I think my approach may be more like- verb high as possible before feedback, looper, might be fun to play with slap delay, long delay (like loops), and some distortion. Im almost equally tempted to buy a bunch of mosky/donner/mooer things, with a spare rat or bass overdrive i have and use an 'insert' but theres always the posssibility of turning up to a gig and the soundguy shrugs and says desk has no inserts.

Almost something like "Lysergic emotions module" delay/verb i saw recently. Tempted to use my microcosm pedal or hazarai, but they are in use for guitar its tempting.

So id need some inline mic-pre and into unbalanced line i guess.
Yeah, it’s like anything else. You just have to adjust parameters until you find what you’re looking for. I was tempted to go the route you were talking about, but in the end decided lugging around a bunch of pedals for vocals and also having the line problem didn’t make it worth it.

I also want to mention, which you probably already know, is much of shoegaze vocals is due to singing style rather than effect. Also the recorded stuff is heavily layered. Beyond delays and reverbs it can be tricky to emulate some of the effects.

I love reverb more than anyone I know. Literally. But I’ve come to find out that sometimes you just gotta get on stage and sing and accept our human limitations. You’ll feel more in tune with the earth if you don’t worry so much about sounding like seven angels chorusing out of celestial bodies. Not saying to sing dry, I’m just saying to simply sing with whatever vocal setup works and gets you close. You’ll make better music in the long run and have more fun doing it.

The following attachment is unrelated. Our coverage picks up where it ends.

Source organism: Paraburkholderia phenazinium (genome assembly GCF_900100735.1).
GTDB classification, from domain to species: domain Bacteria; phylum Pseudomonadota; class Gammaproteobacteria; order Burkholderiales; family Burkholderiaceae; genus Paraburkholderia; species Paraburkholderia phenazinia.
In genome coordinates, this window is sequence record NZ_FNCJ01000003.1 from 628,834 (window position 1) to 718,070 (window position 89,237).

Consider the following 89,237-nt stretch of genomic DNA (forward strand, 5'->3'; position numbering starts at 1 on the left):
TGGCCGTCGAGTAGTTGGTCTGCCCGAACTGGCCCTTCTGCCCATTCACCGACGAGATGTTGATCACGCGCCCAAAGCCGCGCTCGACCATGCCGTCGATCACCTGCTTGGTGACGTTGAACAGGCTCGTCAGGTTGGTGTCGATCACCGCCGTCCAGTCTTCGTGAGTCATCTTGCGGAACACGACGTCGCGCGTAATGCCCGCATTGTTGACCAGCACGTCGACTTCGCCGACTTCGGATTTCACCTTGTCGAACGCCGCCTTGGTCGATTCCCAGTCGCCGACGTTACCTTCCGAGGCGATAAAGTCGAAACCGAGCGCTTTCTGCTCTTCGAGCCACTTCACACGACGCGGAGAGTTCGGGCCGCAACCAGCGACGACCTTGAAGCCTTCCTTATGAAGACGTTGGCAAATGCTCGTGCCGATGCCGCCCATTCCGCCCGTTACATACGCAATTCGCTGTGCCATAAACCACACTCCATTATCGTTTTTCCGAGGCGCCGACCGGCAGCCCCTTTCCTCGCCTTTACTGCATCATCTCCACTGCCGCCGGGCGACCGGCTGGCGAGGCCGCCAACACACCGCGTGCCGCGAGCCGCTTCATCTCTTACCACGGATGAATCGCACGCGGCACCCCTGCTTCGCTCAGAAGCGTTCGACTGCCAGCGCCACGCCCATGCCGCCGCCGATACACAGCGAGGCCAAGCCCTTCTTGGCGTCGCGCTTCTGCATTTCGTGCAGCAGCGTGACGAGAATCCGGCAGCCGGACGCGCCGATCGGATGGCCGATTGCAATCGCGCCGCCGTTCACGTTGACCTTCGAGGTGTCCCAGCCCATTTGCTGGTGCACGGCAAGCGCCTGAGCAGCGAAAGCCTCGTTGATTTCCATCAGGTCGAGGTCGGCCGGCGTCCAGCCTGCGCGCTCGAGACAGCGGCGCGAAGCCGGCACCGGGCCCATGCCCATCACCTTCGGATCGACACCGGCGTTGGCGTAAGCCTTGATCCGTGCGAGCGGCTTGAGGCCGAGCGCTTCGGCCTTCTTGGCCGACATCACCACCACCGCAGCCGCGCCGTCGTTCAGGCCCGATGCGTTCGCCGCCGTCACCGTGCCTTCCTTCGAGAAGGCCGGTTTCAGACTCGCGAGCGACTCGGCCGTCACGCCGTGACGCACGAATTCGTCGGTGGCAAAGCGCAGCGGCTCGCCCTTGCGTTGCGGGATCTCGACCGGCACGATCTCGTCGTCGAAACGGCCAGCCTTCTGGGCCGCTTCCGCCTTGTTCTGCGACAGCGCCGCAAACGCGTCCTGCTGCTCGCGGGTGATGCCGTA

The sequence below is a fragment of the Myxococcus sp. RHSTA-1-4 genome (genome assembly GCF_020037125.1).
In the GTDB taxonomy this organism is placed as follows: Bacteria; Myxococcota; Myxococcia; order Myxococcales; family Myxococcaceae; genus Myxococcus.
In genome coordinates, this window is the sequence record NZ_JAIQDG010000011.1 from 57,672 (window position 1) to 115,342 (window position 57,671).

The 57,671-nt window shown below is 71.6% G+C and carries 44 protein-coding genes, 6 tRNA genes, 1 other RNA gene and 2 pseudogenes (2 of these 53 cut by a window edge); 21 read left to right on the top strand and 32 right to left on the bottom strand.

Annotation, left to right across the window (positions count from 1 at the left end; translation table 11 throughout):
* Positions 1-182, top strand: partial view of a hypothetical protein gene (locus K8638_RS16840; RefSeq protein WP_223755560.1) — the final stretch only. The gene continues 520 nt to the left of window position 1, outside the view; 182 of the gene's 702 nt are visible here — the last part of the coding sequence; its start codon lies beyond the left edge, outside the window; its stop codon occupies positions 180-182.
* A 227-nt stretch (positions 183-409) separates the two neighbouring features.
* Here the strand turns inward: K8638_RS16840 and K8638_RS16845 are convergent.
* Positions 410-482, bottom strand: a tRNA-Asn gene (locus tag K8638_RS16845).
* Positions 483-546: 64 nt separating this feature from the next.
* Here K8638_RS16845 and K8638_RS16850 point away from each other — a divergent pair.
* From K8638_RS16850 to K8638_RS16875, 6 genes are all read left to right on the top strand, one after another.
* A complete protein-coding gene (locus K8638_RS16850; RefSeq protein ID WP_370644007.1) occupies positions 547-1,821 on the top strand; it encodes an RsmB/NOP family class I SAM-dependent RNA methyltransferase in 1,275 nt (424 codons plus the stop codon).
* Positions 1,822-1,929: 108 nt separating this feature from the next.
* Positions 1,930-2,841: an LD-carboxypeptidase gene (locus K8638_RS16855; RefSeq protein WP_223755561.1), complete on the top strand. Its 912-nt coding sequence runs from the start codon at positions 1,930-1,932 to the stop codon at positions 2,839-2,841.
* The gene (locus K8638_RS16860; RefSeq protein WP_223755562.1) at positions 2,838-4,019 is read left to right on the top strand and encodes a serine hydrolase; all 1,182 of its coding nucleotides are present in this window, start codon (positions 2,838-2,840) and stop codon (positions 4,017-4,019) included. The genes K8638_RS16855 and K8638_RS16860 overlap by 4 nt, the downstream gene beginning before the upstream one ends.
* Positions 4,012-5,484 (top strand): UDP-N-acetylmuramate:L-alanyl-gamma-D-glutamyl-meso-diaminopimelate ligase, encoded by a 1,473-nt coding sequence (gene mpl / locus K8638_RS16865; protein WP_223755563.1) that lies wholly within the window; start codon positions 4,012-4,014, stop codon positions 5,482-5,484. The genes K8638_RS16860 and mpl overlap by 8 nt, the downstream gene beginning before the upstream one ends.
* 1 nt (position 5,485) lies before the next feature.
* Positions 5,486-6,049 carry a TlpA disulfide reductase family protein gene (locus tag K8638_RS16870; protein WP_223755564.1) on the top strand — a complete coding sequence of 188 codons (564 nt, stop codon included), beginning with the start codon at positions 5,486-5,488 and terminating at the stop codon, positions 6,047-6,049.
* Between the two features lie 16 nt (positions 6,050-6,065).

Re: Should i have a vocals board?

Posted: Tue Jun 08, 2021 6:23 pm
by mbene085
I find the reverbs in the VoiceLive pedal pretty good. Realistically, I don't scrutinize reverb tone much in a live setting. The wide variation between venues and natural room sound themselves render the difference between "the perfect reverb" and "a good reverb" completely moot in my experience.

It can certainly do a whole lot of doubling/pitch shifting/delay/reverb/looping fuckery, so if your goal is to have a wall of sound that barely resembles a human voice, it's certainly capable of that.

Like Unicorn Warrior, I find an all-in-one pedal just so much easier to manage.

Plus, the Voicelive's FX automation is pretty fantastic once you set it up, as long as your music has defined structure and isn't purely improvisational. You could have automation turning your effects on and off, and, say, turn down the verb or doubling as you're building up loops, so you're only "faking" it briefly.

Lots of really cool possibilities from one little(ish) box. I had big plans for it before live music stopped being a thing.